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I Heart Film

There seems to be quite a debate amongst old school photographers who were weaned with a film camera in their hand and who now enjoy the digital age. As I prepared to take my first film class this past semester, I heard numerous times how pointless it is to take a film class. “No one shoots professionally with film cameras anymore.” “Any thing that was done with film can be captured digitally. The same principles apply.” Both of those statements may be true to one person and untrue to another. But, either way, it is irrelevant to me.

Film lives. Film teaches. Film mandates patience. Film breeds creativity. Film challenges. Film searches for growth. It isn’t instantaneous and isn’t happenstance. Film is delibearte, difficult and demanding. It is fussy and unforgiving when mishandled. And for all of these qualities, I heart film!

In the beginning, the needs for this class proved challenging. The first two rolls of film that were due ended up being a big zero for me. Nothing like having to anxiously wait a week thinking you might possibly have something great only to find out you have nothing! The first roll of film I tore as I rewound it. (Note to self: press the release buttom on the bottom of the camera BEFORE rewinding!) The second was blank. Not exposed, but blank. Through a series of tests and trials, I came to learn the camera wasn’t advancing properly. After mastering this particular camera’s nuances, shooting another two rolls and then going in to the darkroom on my own time in order to get caught up with the class, I processed the film….only to learn the camera had a light leak.

Difficult. Demanding. Fussy. Unforgiving. Welcome to BW Film 101.

At this point I was beginning to wonder if I was gearing up for an extremely frustrating 18 weeks. And then the agitation in the developing tray began.

There is a wonderment about watching an image come to life in the darkroom. I never grew tired of staring into the tray for those 60 seconds as I watched the details of an image awaken. The next 15 seconds in the stop bath was manageable but the last 60 seconds in the fixer seemed like an eternity! I waited all week to see how I captured light on the film amd once I got a glimpse of it, I wanted to look at it in the light where I could really see (Patience isn’t my strong suit. I was the kid who had to pay the premium price at Thrifty’s One Hour photo lab because I just couldn’t wait 2-3 days like everyone else.).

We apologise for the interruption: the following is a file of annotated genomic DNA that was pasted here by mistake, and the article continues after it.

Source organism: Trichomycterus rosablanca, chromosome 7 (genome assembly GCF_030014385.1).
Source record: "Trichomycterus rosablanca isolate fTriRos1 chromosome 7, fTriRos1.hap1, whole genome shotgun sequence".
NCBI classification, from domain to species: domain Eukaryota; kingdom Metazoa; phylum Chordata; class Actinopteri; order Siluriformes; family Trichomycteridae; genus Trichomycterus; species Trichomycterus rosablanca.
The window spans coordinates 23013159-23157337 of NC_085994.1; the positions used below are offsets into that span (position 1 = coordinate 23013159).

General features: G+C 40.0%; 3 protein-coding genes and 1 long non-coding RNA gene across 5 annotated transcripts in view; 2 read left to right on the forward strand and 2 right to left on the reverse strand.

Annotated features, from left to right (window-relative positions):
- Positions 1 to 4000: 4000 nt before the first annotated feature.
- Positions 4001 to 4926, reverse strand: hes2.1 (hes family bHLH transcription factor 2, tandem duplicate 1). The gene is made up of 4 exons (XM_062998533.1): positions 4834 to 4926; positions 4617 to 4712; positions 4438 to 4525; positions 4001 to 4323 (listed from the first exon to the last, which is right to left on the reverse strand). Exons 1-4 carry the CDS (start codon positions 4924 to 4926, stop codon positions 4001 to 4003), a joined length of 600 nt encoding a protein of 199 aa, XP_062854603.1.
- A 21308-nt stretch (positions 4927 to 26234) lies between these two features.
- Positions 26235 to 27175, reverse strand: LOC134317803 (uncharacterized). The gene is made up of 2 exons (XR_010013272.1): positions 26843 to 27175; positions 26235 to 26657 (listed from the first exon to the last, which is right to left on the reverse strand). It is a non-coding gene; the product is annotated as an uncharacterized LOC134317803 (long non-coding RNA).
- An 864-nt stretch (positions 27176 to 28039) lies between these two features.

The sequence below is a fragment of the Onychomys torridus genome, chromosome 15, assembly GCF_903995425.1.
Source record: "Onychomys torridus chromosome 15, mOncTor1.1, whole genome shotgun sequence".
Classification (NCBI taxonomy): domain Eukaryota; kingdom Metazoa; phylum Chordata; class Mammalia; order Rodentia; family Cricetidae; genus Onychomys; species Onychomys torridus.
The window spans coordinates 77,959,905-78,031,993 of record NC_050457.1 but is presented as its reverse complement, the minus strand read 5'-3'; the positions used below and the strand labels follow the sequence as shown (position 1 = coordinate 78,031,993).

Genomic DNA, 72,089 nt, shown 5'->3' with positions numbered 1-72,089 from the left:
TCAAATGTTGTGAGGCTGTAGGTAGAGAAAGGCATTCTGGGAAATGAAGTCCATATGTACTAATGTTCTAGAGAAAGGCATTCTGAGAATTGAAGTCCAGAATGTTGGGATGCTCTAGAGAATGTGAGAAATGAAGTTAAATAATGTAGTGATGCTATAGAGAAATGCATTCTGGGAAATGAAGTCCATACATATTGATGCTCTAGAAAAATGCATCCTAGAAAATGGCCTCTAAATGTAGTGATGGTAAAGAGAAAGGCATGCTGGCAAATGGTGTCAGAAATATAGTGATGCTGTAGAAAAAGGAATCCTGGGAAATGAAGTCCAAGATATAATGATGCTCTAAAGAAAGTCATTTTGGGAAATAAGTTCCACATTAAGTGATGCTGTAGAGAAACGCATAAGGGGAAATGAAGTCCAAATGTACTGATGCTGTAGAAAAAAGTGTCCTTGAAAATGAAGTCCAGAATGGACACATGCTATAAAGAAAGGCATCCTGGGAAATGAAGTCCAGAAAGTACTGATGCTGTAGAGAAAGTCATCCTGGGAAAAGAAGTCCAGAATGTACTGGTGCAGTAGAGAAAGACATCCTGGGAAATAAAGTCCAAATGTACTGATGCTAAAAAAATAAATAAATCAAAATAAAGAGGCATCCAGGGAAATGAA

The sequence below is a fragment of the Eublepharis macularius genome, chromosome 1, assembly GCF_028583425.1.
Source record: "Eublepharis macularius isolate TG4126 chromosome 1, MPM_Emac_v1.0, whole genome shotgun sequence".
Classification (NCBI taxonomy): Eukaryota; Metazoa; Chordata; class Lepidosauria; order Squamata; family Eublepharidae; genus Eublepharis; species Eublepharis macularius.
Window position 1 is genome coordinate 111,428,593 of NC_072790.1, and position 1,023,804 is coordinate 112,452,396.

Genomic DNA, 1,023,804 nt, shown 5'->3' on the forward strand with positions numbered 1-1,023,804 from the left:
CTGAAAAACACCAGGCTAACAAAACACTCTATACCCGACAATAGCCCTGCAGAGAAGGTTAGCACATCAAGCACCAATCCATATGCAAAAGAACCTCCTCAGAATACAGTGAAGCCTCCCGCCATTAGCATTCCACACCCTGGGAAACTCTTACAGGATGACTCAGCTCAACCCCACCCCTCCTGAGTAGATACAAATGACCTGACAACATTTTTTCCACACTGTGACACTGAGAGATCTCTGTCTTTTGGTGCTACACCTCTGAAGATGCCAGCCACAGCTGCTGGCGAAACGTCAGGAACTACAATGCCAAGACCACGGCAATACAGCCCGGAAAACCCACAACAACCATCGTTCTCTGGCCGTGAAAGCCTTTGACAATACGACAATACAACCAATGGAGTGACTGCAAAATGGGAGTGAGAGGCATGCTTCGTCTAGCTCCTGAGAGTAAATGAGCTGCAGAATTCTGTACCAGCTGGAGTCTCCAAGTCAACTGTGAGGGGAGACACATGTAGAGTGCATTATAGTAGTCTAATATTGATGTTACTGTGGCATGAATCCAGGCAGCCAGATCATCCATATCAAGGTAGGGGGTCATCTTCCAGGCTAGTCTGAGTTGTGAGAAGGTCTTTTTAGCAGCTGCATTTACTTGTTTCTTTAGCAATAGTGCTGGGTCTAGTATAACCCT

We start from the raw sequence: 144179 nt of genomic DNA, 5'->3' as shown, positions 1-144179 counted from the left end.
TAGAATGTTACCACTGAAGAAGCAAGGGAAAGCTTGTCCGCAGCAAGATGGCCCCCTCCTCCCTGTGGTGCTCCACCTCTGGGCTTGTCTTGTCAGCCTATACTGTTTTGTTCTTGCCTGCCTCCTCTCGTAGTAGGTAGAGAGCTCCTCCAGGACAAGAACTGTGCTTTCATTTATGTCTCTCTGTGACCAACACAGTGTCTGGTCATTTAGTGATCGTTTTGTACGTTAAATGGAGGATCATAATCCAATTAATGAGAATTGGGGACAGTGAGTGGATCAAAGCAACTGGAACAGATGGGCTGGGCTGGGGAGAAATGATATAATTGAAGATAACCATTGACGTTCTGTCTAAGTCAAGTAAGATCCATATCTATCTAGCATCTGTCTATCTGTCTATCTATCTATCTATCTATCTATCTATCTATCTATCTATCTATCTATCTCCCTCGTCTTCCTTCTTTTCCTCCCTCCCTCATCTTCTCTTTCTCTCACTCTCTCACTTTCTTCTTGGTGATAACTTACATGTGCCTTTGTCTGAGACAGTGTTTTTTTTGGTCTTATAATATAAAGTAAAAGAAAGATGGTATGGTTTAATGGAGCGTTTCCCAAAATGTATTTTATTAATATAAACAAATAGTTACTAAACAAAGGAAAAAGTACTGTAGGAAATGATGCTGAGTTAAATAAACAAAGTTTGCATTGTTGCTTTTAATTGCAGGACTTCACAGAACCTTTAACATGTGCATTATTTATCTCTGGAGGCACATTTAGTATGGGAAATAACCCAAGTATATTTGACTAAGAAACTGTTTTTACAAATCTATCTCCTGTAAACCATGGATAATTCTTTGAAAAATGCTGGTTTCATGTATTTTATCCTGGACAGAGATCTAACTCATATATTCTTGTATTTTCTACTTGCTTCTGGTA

Once I finally was able to take the photograph into the light, I had to really examine it. Film teaches. I had to learn how to see tones and shades of gray. I had to learn to understand how adding or subtracting contrast would affect the image, BEFORE I re-printed. Each print came at a cost. Film is deliberate. As time went on and as I shot more rolls and printed more images, I began to shoot differently. Learning to process, develop and critique my images changed my approach and how I looked at items and situations to photograph. I began to think less literally and more artistically. I began to think about what I wanted from the image before I pressed the shutter release. Film breeds creativity.

Today if I found myself overhearing the ramblings of film naysayers, I would retort, “You have benefited from the knowledge of film. Though you may not use it as your medium of choice, film informs your digital work. The foundation of understanding was laid so long ago that you can no longer distinguish between that which comes from film and that which comes from the digital era. But I, having known photography with and without the understanding of film, can definitively say, that working with film makes one a better photographer: a more patient photographer, one who can wait for the defining moment; a more artistic photographer who releases the shutter mindful of what the finished image will be;  a more deliberate photographer who doesn’t rely on quantity in order to get quality. Film has a place in our digital world and should be a part of the foundation from which our skills develop from.”

There is no question that this semester was a grind… a lot of work in each of my classes. But the pay off was measurable. I am grateful for a program that incorporates digital and film from a commercial and fine art perspective.

I heart film.

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1 Comment so far

  1. Well said! I agree. My icon… that is my film camera, an image taken with silver film, formed with trial and error in the darkroom. The best picture we have of my grandfather came the same way. haven’t taken up that precious Nikon in years because I now have no darkroom, but I remember. I know how much working with film taught me, how amazing the medium is, in and of itself.

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